WERE SAVAGES NOBLE?

WERE SAVAGES NOBLE? in his article in The Edge, Steven Pinker lays down a challenge to “the idea that humans are peaceable by nature and corrupted by modern institutions.” Instead, Pinker says: “The romantic theory gets it backward: Far from causing us to become more violent, something in modernity and its cultural institutions has made us nobler.” Pinker relies upon percentages and probabilities (while acknowledging that there are moral issues in making comparisons). He relies on estimates based on marks of violence on skeletons of early men which show—surprisingly—that the death rate in tribal warfare was much greater than in modern battles. He says that: “If the wars of the twentieth century had killed the same proportion of the population that die in the wars of a typical tribal society, there would have been two billion deaths, not 100 million.” The estimate of the chance for a nomadic hunter-gatherer meeting a violent death is 50%. Murder has also declined. One criminologist’s estimates of homicides from records that were kept after 1200 showed that murder rates declined sharply: “for example, from 24 homicides per 100,000 Englishmen in the fourteenth century to 0.6 per 100,000 by the early 1960s.”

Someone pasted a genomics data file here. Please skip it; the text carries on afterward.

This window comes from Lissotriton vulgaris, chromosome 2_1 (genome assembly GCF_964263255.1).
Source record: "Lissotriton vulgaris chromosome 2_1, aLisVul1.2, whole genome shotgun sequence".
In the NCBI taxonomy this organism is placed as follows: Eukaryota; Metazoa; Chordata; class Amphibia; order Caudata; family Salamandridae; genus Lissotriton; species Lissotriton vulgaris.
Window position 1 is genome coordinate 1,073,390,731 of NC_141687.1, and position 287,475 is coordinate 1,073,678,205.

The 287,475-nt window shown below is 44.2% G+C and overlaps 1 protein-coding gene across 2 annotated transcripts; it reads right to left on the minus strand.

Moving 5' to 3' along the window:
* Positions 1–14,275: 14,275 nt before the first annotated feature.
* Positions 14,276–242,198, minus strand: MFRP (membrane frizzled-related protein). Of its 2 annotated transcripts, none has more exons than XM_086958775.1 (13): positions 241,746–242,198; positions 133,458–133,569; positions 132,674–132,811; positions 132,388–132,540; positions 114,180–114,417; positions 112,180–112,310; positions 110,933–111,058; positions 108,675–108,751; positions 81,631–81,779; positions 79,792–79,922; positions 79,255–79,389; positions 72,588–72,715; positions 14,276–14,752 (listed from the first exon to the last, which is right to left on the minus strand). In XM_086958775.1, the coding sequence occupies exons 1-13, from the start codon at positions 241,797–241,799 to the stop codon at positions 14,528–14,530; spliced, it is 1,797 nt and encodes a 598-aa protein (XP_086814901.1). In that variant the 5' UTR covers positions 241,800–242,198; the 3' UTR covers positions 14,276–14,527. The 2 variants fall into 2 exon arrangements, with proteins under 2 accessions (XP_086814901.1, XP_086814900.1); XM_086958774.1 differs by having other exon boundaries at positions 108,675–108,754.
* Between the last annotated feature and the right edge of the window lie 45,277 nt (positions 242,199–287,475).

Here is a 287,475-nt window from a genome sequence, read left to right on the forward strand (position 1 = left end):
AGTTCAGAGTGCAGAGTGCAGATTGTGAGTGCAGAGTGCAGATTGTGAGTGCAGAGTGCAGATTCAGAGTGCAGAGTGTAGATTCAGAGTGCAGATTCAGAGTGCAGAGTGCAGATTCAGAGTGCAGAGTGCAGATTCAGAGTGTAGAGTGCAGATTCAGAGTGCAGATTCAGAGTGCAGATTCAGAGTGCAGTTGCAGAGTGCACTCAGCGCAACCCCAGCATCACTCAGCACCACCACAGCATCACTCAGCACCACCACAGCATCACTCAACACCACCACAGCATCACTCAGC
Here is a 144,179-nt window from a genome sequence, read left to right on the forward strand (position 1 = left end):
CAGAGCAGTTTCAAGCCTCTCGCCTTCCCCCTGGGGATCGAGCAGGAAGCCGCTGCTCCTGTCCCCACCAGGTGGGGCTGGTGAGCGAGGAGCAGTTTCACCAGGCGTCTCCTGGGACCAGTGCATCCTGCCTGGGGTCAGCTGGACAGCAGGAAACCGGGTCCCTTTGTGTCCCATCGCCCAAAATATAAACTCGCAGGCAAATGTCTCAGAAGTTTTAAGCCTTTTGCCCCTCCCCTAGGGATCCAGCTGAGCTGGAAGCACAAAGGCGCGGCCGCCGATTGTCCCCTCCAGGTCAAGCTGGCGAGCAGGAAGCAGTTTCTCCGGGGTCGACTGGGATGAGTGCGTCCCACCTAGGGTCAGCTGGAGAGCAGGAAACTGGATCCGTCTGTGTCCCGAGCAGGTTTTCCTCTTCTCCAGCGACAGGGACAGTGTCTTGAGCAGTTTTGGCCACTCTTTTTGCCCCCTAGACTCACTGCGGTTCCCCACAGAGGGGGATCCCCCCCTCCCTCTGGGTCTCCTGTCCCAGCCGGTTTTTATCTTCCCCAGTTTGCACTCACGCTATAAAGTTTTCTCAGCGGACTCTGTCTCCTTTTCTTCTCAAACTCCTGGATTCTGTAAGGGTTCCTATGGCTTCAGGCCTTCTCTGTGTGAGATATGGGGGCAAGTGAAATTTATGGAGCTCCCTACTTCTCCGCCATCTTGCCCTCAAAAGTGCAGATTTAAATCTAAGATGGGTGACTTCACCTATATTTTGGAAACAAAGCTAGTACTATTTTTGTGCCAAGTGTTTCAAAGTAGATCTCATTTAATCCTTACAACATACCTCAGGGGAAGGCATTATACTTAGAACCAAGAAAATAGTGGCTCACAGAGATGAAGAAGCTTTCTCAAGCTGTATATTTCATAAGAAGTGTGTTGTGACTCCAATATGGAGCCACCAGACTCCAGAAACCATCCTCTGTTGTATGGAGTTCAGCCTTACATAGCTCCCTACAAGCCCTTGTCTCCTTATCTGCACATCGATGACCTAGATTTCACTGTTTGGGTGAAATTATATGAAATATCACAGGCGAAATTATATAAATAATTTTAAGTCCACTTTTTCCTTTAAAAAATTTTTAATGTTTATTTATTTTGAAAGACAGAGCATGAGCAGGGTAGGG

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One Response to WERE SAVAGES NOBLE?

  1. Does he do a correlation between rates of murder and the chances of getting caught? I suppose in the Bad Old Days the danger was that you weren’t going to be able get very far from the scene of the crime and everyone in the village probably knew who did it and why. (Also, if you did get away, how would you find a new place to fit in?) But, on the other hand, modern forensics should hold back all but the most impulsive killers, I would think. Now, of course, tv is a how-to for potential killers, if they have the patience to watch some of these shows. I guess everyone knows about bleach nowadays.

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